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OutRun 2 - Music Through the Ages :: Review by Chris

OutRun 2 - Music Through the Ages Album Title: OutRun 2 - Music Through the Ages
Record Label: Pony Canyon
Catalog No.: PCCB-00081
Release Date: February 21, 1992
Purchase: Buy at eBay


Ahh, what a great union of East and West. OutRun 2 featured reprises of Hiroshi Kawaguchi's four classic compositions from OutRun... but there was a twist. They received 'euro remixes' from one of Britain's finest game composers, Richard Jacques, intended to make them appeal to a modern Western audience. The Japanese artists involved the game also produced some remixes too that headline the main soundtrack release. Meanwhile Jacques' arrangements were enclosed in both the Japanese and Western promo albums. The Western promo, OutRun 2 - Music Through the Ages, features the Jacques remixes and original versions of the three racing themes from OutRun. Let's take a closer look...


The promotional soundtrack opens with the original Arcade versions of the three OutRun racing themes. "Magical Sound Shower" is a definitive classic. It blends samba beats, old-school melodies, and jazz improvisation into one six minute track. The result is memorable, rhythmically compelling, and suitable for driving to. The other two driving themes haven't quite attained classic status, but are still good. "Splash Wave" is quite a bit more rock-influenced and fast-paced than "Magical Sound Shower", although at its core is one of Kawaguchi's characteristically warm and naive melodies. "Passing Breeze", on the other hand, is the most relaxing of the set with a light jazz feel and rather smooth soundscaping.

Richard Jacques' interpretation of "Magical Sound Shower" is arguably the definitive version of the theme. He maintains the samba sound of the original through distinctive piano, percussion, and whistle use; the piano accompaniment is especially effective with its upbeat take on the catchy bass riff from the original theme. The live brass section takes on the melody and brings a sassy feel to the original while the extended alto saxophone solo from the 2:22 is sleak and well-written. The subtle electronic beats and various percussive elements also add to the rhythmical impetus. All in all, it's a fresh take on the original that blends high quality Latin jazz with the catchy melodies and riffs of the original.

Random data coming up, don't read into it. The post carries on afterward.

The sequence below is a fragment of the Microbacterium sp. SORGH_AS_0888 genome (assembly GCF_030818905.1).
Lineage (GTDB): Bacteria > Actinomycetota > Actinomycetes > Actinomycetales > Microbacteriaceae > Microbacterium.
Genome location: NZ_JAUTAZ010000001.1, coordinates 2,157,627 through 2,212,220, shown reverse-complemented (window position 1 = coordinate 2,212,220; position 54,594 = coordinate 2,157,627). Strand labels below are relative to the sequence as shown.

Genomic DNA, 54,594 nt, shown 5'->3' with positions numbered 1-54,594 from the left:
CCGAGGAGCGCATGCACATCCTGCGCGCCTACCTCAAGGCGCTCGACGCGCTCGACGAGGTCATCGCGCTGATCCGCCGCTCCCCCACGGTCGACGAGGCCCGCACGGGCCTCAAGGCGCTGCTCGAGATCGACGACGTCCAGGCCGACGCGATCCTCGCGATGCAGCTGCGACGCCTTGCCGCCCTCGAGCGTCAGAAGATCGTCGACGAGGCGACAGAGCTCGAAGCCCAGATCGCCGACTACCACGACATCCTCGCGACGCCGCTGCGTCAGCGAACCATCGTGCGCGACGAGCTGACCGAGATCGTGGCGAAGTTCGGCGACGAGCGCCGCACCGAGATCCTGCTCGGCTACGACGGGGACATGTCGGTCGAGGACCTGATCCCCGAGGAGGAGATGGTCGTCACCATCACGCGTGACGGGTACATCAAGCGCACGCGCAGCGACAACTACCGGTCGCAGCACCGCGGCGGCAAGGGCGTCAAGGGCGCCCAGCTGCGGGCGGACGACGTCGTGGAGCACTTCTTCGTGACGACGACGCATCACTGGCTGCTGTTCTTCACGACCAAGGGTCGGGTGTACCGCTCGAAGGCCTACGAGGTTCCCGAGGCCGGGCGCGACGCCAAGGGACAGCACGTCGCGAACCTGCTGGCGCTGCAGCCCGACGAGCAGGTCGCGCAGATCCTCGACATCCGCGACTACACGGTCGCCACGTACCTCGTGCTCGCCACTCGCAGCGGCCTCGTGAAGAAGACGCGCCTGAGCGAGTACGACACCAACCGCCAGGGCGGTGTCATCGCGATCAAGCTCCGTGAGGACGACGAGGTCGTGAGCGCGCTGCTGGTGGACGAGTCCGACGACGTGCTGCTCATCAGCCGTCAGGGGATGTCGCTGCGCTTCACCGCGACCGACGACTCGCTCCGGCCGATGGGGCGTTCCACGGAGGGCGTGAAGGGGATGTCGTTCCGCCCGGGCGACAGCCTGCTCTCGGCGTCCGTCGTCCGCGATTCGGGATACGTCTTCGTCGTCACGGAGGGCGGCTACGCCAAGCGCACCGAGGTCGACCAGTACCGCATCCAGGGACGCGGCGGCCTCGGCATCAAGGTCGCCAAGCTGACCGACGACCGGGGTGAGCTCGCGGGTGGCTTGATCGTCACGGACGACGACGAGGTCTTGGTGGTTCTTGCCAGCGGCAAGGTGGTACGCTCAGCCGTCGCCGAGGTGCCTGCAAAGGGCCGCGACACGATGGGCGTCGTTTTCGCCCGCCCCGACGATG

The other remixes are worthwhile too. "Splash Wave" is pretty interesting since it uses many of the features of old-school rock, albeit with high quality samplers. The melody sounds better than ever thanks to the rich keyboard synth while the electronic and rock backing keeps up the pace. It maintains pretty much the same texture throughout and may have benefited from some solos, though fortunately the keyboard melody is expansive enough to keep listeners interested. The live brass section return to give an upbeat feel to "Passing Breeze", though there are appropriately softer elements too created by the charismatic jazz piano lead and new age elements. The interplay between the brass and piano is sublimely done guaranteeing a compelling seven minute listen. Once again, the piece really flows and isn't obviously segmented, yet never loses its appeal either.


OutRun 2 - Music Through the Ages is a nice promotional album. It's a good way to demonstrate how times have changed from the synthy old-school sounds of Hiroshi Kawaguchi's originals towards the high fidelity modern fusions of Richard Jacques' remixes. Jacques did a great job with these bonus remixes, although the OutRun 2 soundtracks have quite a bit more to offer for those willing to shell out, including a Jacques remix of the ending theme. These originals and arrangements are found in several other albums, including OutRun 2 Soundtracks Side B and OutRun 20th Anniversary Box, so there is no need to buy the promo second hand. Those who own it should certainly find it worthwhile inserting into their CD players though.

Overall Score: 7/10